The last Friday night in November after Harper had steered the veteran Shattering Class to its fifth straight win, he was asked which horse would he drive in the two Cups. He replied there was no panic for such an early decision. “Havago might not even stand racing again.”

The troublesome legs of Havago NZ which had sidelined this horse so much during the past three years had been standing up okay on the training track, and only that week the gelding had pulled up in fine shape after an effortless win at the Byford trials. Two weeks later the horse was still not worried by the old injuries. “Things seem to be going good,” said Harper. “But horses with suspensory problems always have to be regarded as day-to-day propositions. If he can stay well in coming days, then he can resume racing in a fortnight.”

Leg soreness the previous year had seen Havago NZ miss the chance of defending its Fremantle Cup. It then came out against Shakamaker and won the WA Pacing Cup from Lombo Rapida and Paulas Mate NZ. The much-travelled Shakamaker had finished fourth, with perhaps John Justice that night be a victim of underestimating the ability of Havago NZ.

To many eastern State enthusiasts, Shattering Class might have been a prolific winner in the west, but not quite up to it on his trip to the Miracle Mile several years before. Unfortunately, after winning the Newcastle Mile like a good horse to take its winning sequence then to 13 straight, the gelding had become dehydrated and raced well below its best in the Miracle Mile. Trainer George Ashcroft had maintained how Shattering Class did not take kindly to hot weather, and preferred to race it before and after Perth’s hot summers. Many of its 60 wins had come in winter racing at Gloucester Park. Both Perth’s Group 1 races would surely be decided in hot weather.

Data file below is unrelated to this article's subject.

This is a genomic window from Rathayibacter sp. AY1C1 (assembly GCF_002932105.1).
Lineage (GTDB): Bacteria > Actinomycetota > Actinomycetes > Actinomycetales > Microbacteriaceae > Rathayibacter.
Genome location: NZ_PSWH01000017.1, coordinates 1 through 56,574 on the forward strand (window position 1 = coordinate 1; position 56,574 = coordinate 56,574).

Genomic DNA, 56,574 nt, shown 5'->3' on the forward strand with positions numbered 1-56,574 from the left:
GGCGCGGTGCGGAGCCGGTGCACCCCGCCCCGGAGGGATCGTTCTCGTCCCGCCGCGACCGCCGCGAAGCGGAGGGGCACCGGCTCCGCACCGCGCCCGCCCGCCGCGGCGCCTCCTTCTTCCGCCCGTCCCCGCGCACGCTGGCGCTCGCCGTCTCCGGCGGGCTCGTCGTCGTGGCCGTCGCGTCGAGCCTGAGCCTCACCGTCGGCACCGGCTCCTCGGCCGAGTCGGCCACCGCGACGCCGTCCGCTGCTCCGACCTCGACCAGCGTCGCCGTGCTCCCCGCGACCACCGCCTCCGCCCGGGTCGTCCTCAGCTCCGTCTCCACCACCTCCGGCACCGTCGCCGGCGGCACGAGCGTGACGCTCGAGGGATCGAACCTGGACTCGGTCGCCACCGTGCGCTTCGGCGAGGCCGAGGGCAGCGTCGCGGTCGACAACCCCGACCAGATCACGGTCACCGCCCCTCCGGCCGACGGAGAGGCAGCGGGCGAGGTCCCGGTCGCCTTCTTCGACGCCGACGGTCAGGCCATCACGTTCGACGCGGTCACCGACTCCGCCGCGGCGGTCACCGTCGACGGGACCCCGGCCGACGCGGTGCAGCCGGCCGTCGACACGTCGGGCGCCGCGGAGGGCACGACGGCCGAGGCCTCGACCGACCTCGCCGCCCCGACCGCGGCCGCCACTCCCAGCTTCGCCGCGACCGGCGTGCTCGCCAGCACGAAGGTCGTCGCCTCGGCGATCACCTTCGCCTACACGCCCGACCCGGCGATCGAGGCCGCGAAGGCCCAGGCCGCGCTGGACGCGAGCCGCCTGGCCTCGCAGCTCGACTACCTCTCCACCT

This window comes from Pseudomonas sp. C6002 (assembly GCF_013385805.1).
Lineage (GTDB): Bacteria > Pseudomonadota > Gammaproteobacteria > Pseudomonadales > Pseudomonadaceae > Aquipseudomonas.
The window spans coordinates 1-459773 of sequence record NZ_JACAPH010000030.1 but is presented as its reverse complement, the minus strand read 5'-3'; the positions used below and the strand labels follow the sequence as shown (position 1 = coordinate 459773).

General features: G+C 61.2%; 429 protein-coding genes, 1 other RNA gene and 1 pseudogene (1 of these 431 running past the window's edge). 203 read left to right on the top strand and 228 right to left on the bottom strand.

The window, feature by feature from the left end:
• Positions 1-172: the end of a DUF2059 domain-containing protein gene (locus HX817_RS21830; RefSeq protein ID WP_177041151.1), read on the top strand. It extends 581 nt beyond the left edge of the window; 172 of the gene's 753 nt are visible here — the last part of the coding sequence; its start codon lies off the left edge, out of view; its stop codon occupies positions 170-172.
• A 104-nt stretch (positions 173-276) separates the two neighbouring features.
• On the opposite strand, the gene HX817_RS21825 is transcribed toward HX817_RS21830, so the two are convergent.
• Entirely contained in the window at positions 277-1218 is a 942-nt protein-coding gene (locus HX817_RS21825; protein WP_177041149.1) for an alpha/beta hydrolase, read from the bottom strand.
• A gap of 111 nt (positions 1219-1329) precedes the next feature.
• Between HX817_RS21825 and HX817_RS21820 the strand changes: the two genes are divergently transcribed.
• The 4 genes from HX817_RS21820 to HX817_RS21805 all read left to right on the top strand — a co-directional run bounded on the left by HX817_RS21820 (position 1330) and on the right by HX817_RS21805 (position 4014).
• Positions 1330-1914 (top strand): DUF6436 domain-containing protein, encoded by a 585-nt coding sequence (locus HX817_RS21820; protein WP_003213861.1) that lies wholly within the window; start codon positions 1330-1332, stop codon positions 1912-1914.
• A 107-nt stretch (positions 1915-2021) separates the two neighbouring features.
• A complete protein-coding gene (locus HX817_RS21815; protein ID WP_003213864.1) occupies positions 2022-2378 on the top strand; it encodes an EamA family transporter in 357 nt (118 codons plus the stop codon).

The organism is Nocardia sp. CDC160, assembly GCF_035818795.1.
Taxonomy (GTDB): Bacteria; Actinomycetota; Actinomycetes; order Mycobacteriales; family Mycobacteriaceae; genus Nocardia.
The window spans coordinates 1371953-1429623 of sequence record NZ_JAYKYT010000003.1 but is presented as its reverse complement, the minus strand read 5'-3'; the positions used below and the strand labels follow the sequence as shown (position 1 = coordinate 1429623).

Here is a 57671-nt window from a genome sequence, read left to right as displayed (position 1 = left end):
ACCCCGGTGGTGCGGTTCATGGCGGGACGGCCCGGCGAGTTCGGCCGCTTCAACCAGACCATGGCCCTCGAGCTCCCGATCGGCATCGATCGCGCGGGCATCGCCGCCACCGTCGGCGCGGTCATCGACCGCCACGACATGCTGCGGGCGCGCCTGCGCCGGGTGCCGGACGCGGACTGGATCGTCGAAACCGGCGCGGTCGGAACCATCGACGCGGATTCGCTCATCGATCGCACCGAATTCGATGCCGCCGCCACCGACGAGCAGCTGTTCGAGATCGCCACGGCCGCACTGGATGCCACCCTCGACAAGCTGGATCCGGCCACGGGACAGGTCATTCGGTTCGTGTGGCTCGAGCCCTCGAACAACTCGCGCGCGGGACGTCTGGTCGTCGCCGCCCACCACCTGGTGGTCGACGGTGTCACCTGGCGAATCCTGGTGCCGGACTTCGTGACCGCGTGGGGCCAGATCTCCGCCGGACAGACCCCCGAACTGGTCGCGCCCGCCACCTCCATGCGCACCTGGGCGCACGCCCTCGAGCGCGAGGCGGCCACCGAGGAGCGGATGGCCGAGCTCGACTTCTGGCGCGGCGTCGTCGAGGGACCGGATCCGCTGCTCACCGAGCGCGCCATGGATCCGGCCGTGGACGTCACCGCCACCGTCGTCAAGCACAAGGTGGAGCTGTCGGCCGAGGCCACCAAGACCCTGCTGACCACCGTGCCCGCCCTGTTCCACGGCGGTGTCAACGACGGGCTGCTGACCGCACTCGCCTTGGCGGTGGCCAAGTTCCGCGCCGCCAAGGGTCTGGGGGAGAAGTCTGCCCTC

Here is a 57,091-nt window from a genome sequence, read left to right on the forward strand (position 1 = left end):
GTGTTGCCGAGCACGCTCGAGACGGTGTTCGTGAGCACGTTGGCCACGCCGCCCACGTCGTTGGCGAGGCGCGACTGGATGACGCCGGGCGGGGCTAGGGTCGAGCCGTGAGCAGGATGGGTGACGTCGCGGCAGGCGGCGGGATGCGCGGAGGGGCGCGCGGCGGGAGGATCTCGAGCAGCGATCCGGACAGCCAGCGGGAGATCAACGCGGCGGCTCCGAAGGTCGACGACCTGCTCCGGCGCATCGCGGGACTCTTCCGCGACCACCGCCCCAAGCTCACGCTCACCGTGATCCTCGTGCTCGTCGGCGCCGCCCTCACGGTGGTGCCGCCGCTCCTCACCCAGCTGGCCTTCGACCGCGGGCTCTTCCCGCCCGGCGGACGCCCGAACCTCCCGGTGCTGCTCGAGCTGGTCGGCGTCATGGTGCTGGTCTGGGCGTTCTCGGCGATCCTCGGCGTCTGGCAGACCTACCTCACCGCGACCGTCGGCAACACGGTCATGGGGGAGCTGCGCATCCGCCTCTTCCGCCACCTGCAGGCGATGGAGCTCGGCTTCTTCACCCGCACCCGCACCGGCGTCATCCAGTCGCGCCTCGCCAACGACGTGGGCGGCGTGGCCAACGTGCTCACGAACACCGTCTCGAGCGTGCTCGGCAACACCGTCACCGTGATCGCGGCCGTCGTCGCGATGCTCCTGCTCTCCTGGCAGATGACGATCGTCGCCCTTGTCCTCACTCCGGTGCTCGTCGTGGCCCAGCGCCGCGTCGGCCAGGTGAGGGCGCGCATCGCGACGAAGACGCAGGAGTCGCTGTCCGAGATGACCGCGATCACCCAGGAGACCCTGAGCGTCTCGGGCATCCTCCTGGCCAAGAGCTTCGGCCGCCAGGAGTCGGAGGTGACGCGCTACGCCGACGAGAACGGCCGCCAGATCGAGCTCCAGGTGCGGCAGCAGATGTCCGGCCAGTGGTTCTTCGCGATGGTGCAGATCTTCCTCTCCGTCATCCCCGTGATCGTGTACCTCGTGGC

However, in winning its 60th race early in December, Lindsay Harper had thought nothing about sending the 10-year-old gelding around to race outside A.G. Hunter Cup winner Another Party NZ, and the veteran pacer drew away to win, returning a mile rate of 1:57.7 for the 1700m. Perth’s usual hot starts to a New Year had not yet eventuated, much to the delight of its trainer, and Lindsay Harper.

In-form pacer Big Town Walton enhanced its chances of being included in the Fremantle Cup when on December 28 it won the Choices Handicap at Gloucester Park – its third successive victory. It was trained by Kim Prentice. He was also expecting his stable to have Chivalrous Fella in the Fremantle Cup. Big Town Walton (Walton Hanover USA) only a few weeks before would not have been considered a real Cup contender, but it had raced three wide for some 1000 metres that Friday night before sprinting away from moderate opposition. 

WATA Handicapper Warren Wishart had placed the three best performed pacers off 20 metres behind – Havago NZ, Shattering Class and Another Party NZ. Paulas Mate NZ and Golden Gears were off 10-metres, with the other seven to start from the front. The Victorian-based Golden Greek US was represented by three of its progeny – Shattering Class, Hillside Joe and Golden Gears. The field in barrier order was: Transit Earl, The Falcon Strike NZ, Hillside Joe, Express Fire, Chivalrous Fella, Cam Brydon NZ, Big Town Walton fr. Golden Gears, Paulas Mate NZ 10m. Shattering Class, Another Party NZ and Havago NZ 20m.

When framing the first of the pre-race markets after the barrier draw, bookmaker Steve Mulhall did not believe the trio handicapped off 20 metres could beat two newcomers to the Grand Circuit. Both had drawn nicely off the front, the extra smart four-year-old The Falcon Strike NZ (barrier two), and the six-year-old former Victorian Transit Earl (pole). The Falcon Strike NZ was quoted 6/4 favourite from Transit Earl at 2/1.

The Falcon Strike NZ had months earlier been purchased in New Zealand by big spending Perth businessman Mike van Rens for a figure reportedly to have been $100,000. He then raced the pacer in partnership with his wife June and a Sydney friend, Alex Kay. In the WA Derby that season the Kiwi-bred three-year-old had raced in the breeze outside of the Victorian Manifold Bay and only faded in the final stages. It was the dream of van Rens for the colt to be set for the Golden Nugget, Perth’s major event for four-year-olds.